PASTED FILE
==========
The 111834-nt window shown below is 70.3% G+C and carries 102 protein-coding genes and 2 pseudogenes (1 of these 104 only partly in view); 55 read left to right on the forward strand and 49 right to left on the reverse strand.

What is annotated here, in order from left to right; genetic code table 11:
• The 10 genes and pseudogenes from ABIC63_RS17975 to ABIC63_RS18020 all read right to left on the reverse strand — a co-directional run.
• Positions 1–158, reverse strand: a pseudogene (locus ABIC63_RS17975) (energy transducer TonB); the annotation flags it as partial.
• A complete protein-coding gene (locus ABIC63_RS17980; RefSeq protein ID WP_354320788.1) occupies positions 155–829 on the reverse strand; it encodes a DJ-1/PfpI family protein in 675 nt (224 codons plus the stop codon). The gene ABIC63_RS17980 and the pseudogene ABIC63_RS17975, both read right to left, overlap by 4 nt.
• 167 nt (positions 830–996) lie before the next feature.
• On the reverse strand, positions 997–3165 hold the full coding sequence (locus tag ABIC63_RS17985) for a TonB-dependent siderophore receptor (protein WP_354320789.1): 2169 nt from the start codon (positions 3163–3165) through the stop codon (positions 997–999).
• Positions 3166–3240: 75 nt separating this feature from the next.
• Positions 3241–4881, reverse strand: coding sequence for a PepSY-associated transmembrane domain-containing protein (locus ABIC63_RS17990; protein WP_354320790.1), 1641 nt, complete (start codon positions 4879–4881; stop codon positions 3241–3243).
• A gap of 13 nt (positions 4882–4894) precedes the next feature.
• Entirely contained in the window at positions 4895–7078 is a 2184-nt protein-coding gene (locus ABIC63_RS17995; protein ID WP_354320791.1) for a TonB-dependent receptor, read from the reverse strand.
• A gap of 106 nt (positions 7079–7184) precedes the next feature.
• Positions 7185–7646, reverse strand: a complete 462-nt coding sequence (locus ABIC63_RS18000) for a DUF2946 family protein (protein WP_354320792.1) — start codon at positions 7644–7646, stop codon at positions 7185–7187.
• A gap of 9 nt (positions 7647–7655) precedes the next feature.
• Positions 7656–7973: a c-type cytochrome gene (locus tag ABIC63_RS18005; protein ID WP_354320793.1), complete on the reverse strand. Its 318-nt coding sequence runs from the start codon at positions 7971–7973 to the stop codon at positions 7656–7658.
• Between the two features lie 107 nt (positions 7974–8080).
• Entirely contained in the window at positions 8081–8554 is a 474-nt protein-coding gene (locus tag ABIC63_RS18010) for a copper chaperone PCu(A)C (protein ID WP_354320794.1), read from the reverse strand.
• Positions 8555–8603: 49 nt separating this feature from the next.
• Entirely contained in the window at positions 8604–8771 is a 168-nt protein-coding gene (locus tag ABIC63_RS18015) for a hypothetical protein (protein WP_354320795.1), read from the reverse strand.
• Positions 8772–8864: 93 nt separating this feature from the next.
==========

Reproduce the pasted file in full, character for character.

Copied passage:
The 111834-nt window shown below is 70.3% G+C and carries 102 protein-coding genes and 2 pseudogenes (1 of these 104 only partly in view); 55 read left to right on the forward strand and 49 right to left on the reverse strand.

What is annotated here, in order from left to right; genetic code table 11:
• The 10 genes and pseudogenes from ABIC63_RS17975 to ABIC63_RS18020 all read right to left on the reverse strand — a co-directional run.
• Positions 1–158, reverse strand: a pseudogene (locus ABIC63_RS17975) (energy transducer TonB); the annotation flags it as partial.
• A complete protein-coding gene (locus ABIC63_RS17980; RefSeq protein ID WP_354320788.1) occupies positions 155–829 on the reverse strand; it encodes a DJ-1/PfpI family protein in 675 nt (224 codons plus the stop codon). The gene ABIC63_RS17980 and the pseudogene ABIC63_RS17975, both read right to left, overlap by 4 nt.
• 167 nt (positions 830–996) lie before the next feature.
• On the reverse strand, positions 997–3165 hold the full coding sequence (locus tag ABIC63_RS17985) for a TonB-dependent siderophore receptor (protein WP_354320789.1): 2169 nt from the start codon (positions 3163–3165) through the stop codon (positions 997–999).
• Positions 3166–3240: 75 nt separating this feature from the next.
• Positions 3241–4881, reverse strand: coding sequence for a PepSY-associated transmembrane domain-containing protein (locus ABIC63_RS17990; protein WP_354320790.1), 1641 nt, complete (start codon positions 4879–4881; stop codon positions 3241–3243).
• A gap of 13 nt (positions 4882–4894) precedes the next feature.
• Entirely contained in the window at positions 4895–7078 is a 2184-nt protein-coding gene (locus ABIC63_RS17995; protein ID WP_354320791.1) for a TonB-dependent receptor, read from the reverse strand.
• A gap of 106 nt (positions 7079–7184) precedes the next feature.
• Positions 7185–7646, reverse strand: a complete 462-nt coding sequence (locus ABIC63_RS18000) for a DUF2946 family protein (protein WP_354320792.1) — start codon at positions 7644–7646, stop codon at positions 7185–7187.
• A gap of 9 nt (positions 7647–7655) precedes the next feature.
• Positions 7656–7973: a c-type cytochrome gene (locus tag ABIC63_RS18005; protein ID WP_354320793.1), complete on the reverse strand. Its 318-nt coding sequence runs from the start codon at positions 7971–7973 to the stop codon at positions 7656–7658.
• Between the two features lie 107 nt (positions 7974–8080).
• Entirely contained in the window at positions 8081–8554 is a 474-nt protein-coding gene (locus tag ABIC63_RS18010) for a copper chaperone PCu(A)C (protein ID WP_354320794.1), read from the reverse strand.
• Positions 8555–8603: 49 nt separating this feature from the next.
• Entirely contained in the window at positions 8604–8771 is a 168-nt protein-coding gene (locus tag ABIC63_RS18015) for a hypothetical protein (protein WP_354320795.1), read from the reverse strand.
• Positions 8772–8864: 93 nt separating this feature from the next.